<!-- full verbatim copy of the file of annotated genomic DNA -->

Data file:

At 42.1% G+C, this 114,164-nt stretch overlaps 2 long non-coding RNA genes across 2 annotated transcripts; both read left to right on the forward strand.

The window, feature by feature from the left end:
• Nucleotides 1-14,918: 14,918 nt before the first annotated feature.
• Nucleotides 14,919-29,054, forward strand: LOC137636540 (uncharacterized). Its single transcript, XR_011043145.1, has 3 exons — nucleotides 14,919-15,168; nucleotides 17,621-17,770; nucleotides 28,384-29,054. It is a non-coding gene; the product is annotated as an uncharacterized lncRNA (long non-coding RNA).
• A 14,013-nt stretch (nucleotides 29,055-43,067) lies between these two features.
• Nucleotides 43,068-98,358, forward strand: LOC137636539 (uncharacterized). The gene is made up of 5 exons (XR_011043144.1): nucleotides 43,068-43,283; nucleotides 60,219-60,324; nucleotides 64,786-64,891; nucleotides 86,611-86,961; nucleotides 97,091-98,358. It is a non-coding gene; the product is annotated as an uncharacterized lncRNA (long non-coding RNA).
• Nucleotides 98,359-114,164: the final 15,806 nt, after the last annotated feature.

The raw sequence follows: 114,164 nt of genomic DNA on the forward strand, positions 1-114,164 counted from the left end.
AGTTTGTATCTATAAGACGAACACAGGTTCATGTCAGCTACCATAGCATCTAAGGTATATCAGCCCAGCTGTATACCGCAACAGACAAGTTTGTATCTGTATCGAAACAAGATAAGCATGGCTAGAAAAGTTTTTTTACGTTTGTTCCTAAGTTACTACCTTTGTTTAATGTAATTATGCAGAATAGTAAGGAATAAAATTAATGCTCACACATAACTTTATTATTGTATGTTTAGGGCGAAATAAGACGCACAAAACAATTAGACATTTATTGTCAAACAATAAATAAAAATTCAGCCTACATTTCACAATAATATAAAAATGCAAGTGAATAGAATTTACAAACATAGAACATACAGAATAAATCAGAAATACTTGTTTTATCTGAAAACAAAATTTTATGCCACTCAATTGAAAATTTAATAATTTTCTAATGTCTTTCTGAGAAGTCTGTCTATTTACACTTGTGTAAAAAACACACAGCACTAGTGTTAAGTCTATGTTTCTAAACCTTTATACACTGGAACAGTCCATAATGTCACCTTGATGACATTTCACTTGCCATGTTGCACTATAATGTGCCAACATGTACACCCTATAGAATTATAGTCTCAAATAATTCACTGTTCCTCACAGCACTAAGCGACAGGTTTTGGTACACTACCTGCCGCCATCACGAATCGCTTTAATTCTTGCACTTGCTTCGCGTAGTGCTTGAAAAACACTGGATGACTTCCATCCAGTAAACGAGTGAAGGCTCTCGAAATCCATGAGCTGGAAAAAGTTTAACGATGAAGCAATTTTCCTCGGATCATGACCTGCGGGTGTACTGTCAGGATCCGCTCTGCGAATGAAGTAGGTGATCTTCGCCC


At 42.1% G+C, this 114,164-nt stretch overlaps 2 long non-coding RNA genes across 2 annotated transcripts; both read left to right on the forward strand.

The window, feature by feature from the left end:
• Nucleotides 1-14,918: 14,918 nt before the first annotated feature.
• Nucleotides 14,919-29,054, forward strand: LOC137636540 (uncharacterized). Its single transcript, XR_011043145.1, has 3 exons — nucleotides 14,919-15,168; nucleotides 17,621-17,770; nucleotides 28,384-29,054. It is a non-coding gene; the product is annotated as an uncharacterized lncRNA (long non-coding RNA).
• A 14,013-nt stretch (nucleotides 29,055-43,067) lies between these two features.
• Nucleotides 43,068-98,358, forward strand: LOC137636539 (uncharacterized). The gene is made up of 5 exons (XR_011043144.1): nucleotides 43,068-43,283; nucleotides 60,219-60,324; nucleotides 64,786-64,891; nucleotides 86,611-86,961; nucleotides 97,091-98,358. It is a non-coding gene; the product is annotated as an uncharacterized lncRNA (long non-coding RNA).
• Nucleotides 98,359-114,164: the final 15,806 nt, after the last annotated feature.

The raw sequence follows: 114,164 nt of genomic DNA on the forward strand, positions 1-114,164 counted from the left end.
AGTTTGTATCTATAAGACGAACACAGGTTCATGTCAGCTACCATAGCATCTAAGGTATATCAGCCCAGCTGTATACCGCAACAGACAAGTTTGTATCTGTATCGAAACAAGATAAGCATGGCTAGAAAAGTTTTTTTACGTTTGTTCCTAAGTTACTACCTTTGTTTAATGTAATTATGCAGAATAGTAAGGAATAAAATTAATGCTCACACATAACTTTATTATTGTATGTTTAGGGCGAAATAAGACGCACAAAACAATTAGACATTTATTGTCAAACAATAAATAAAAATTCAGCCTACATTTCACAATAATATAAAAATGCAAGTGAATAGAATTTACAAACATAGAACATACAGAATAAATCAGAAATACTTGTTTTATCTGAAAACAAAATTTTATGCCACTCAATTGAAAATTTAATAATTTTCTAATGTCTTTCTGAGAAGTCTGTCTATTTACACTTGTGTAAAAAACACACAGCACTAGTGTTAAGTCTATGTTTCTAAACCTTTATACACTGGAACAGTCCATAATGTCACCTTGATGACATTTCACTTGCCATGTTGCACTATAATGTGCCAACATGTACACCCTATAGAATTATAGTCTCAAATAATTCACTGTTCCTCACAGCACTAAGCGACAGGTTTTGGTACACTACCTGCCGCCATCACGAATCGCTTTAATTCTTGCACTTGCTTCGCGTAGTGCTTGAAAAACACTGGATGACTTCCATCCAGTAAACGAGTGAAGGCTCTCGAAATCCATGAGCTGGAAAAAGTTTAACGATGAAGCAATTTTCCTCGGATCATGACCTGCGGGTGTACTGTCAGGATCCGCTCTGCGAATGAAGTAGGTGATCTTCGCCC